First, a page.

Pisa Market – We love a traditional food market, and Pisa’s is located in several streets just off the main walkway, Via Borgo Stretto, north of the river.  The centre of the market is a small arcaded piazza, but stalls continue in the streets the other side. Fruit and veg stalls are common, but there are also vendors selling all kinds of other Italian culinary delights.  We enjoyed walking through the market and being part of its lively, colourful atmosphere.
Pisa Food Market: Review, operating hours, pics & map…

Pisa Palazzo dei Cavalieri (www.free-city-guides.com)

Explore Pisa – There’s plenty to look out for on a walk around Pisa. The ancient walls mark the boundary to the city and are well worth seeing. The best bits of remaining wall are in the Piazza dei Miracoli, the Fortezza di San Gallo on the river bank and at Porta a Lucca where you’ll find the remains of the Roman baths.  You’ll also find ancient towers dotted around central Pisa, many just north of the river near the market area. Other notable things to see include Palazzo dei Cavalieri in Piazza di Cavalieri and Museo San Matteo which is packed with notable art works.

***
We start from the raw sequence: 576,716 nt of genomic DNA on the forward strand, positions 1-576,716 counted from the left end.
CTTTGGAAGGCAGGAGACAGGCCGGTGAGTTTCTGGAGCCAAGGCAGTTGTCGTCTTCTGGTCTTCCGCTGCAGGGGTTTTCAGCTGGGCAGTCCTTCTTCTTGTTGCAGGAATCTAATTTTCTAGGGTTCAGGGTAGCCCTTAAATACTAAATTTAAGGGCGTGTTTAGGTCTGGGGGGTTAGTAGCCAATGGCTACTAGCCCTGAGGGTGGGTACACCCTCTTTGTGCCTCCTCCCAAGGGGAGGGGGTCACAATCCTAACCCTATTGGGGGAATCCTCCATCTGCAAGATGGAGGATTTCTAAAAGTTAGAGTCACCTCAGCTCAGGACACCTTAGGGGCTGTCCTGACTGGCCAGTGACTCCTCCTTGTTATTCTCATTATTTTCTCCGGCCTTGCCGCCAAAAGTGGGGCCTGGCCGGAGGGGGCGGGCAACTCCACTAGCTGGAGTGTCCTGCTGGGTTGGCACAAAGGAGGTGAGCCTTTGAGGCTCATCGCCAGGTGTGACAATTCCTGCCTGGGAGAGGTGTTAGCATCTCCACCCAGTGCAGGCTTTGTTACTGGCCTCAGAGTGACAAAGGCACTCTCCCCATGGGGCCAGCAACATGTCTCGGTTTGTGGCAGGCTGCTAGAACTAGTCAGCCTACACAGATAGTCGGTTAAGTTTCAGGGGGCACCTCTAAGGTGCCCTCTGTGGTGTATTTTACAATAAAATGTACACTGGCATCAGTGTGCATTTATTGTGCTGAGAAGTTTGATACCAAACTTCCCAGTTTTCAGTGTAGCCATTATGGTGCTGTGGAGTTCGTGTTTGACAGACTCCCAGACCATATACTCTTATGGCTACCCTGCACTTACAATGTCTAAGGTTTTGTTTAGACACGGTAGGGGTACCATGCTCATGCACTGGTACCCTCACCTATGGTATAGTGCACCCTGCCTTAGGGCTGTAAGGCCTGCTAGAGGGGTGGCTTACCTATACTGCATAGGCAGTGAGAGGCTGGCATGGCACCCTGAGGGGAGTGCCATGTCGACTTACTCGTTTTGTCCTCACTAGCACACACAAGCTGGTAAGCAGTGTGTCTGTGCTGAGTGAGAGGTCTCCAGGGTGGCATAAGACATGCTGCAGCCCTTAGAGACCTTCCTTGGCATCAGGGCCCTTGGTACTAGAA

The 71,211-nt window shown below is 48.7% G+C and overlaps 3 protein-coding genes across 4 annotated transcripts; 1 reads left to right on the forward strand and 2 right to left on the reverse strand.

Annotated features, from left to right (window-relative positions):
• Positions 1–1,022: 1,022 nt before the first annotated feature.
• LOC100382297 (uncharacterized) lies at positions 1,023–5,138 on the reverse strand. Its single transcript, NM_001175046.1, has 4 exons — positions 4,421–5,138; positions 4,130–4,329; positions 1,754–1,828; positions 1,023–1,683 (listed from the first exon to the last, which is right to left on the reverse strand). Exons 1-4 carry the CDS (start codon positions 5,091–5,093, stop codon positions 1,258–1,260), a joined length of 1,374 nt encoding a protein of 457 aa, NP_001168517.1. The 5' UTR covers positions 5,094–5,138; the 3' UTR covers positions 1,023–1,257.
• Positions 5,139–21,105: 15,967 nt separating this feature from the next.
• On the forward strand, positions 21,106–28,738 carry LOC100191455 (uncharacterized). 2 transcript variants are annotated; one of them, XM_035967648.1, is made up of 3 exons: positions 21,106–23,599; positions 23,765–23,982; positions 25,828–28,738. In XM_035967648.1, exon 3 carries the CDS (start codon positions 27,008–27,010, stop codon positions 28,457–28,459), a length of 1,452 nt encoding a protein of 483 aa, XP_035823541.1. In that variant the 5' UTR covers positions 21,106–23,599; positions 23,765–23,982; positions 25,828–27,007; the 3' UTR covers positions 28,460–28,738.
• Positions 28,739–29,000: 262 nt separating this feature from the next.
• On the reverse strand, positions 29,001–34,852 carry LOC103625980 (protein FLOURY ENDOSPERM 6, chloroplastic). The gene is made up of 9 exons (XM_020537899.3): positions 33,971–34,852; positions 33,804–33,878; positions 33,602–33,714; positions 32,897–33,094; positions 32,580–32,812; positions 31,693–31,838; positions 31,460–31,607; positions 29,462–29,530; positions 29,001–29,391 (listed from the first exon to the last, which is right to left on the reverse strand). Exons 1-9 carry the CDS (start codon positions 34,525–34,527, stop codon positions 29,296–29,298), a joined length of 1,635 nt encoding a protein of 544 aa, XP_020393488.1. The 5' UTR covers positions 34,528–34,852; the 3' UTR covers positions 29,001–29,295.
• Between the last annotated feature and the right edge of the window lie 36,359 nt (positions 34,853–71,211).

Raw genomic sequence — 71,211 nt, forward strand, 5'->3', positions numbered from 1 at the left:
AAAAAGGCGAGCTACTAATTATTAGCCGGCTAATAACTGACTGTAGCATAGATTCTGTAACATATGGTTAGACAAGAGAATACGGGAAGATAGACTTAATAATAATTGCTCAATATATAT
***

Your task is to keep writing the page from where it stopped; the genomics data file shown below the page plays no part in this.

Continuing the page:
Explore Pisa: Read more, pics and map…


Pisa Leaning Tower and Duomo at night (www.free-city-guides.com)

Stay the night! So many tourists visit Pisa in a hurry whilst rushing off to see Florence that they miss out on a traditional, historic city which has remained the same for many years and has a lovely, relaxed atmosphere.  The Piazza del Duomo is almost deserted at night, and we really enjoyed being there without the crowds.  Even in the daytime, you’ll find Pisa’s streets away from the Duomo are really quiet.  There’s a decent shopping street – Corso Italia – which has just been repaved with attractive stones. We enjoyed just walking around and stopping for Gelato and coffee.  We had a fabulous meal in the evening at Osteria dei Cavalieri at Via San Frediano 16.  Great food at a decent price, but it’s reputation is such, that you’ll need to book.